When Mr. Ta Yu Chen learned that Hamilton-Madison House selected his artwork to be featured on an upcoming invitation, he was surprised and thrilled. The Shui-Mo/Chinese watercolor painting was displayed in December 2008 at City Hall Senior Center as part a Lower Manhattan Cultural Council-supported Senior Arts Festival.
When Hamilton-Madison House staff members viewed selections at the festival, two Shui-Mo particularly stood out among the calligraphies, photographs, and watercolors. A year later, and we wanted to ask Mr. Chen’s permission to use his Shui-Mo that depicted a small colorful bird among a much larger, red-accented flowering plant in front of a cloudy, blue sky.
Upon meeting Mr. Chen for the first time, one would not suspect that he is 80 years old. He is vibrant, cheerful, and incredibly active. His retired life consists of learning computer and Shui-Mo and doing “Stay Well” exercises. He says “his schedule gets very full and he will often spend many hours at night practicing painting and getting more comfortable with the computer.”
Mr. Chen did not know anything about Shui-Mo until 1995 when he took a few classes. It was not until more recently that he started studying the strokes and how to mix colors. He takes most of his classes at City Hall Senior Center but will also attend Grand Street Settlement for additional classes. Mr. Chen remarked that he “has a lot to learn but there are only 24 hours in each day!” The important thing is that he enjoys water color and his busy life.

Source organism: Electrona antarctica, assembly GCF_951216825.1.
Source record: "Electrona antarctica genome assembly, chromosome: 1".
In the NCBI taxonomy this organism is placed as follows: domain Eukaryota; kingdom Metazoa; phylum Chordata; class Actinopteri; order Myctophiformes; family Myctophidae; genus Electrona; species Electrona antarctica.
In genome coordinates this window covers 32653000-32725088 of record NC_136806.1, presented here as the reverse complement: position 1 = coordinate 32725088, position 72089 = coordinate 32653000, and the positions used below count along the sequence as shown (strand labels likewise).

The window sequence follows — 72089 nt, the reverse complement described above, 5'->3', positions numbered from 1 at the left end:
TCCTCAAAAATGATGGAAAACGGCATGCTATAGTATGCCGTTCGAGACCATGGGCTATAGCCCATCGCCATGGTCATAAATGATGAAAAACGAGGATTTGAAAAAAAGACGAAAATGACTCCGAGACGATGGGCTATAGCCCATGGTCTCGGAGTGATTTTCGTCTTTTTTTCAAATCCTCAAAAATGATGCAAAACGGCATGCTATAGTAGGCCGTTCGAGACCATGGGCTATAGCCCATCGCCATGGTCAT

He spends most of his time at City Hall Senior Center, where he has been a member since 1996, “because of all the opportunities to learn new things, socialize with friends, and expand his hobbies.”
It is a testament to the strength of the House’s senior programs that individuals like Mr. Chen have a comfortable environment to congregate with fellow Chinese American seniors and have opportunities to remain physically and mentally active. City Hall Senior Center is a vibrant home-away-from-home for seniors that served over 65,000 congregate lunches in 2009.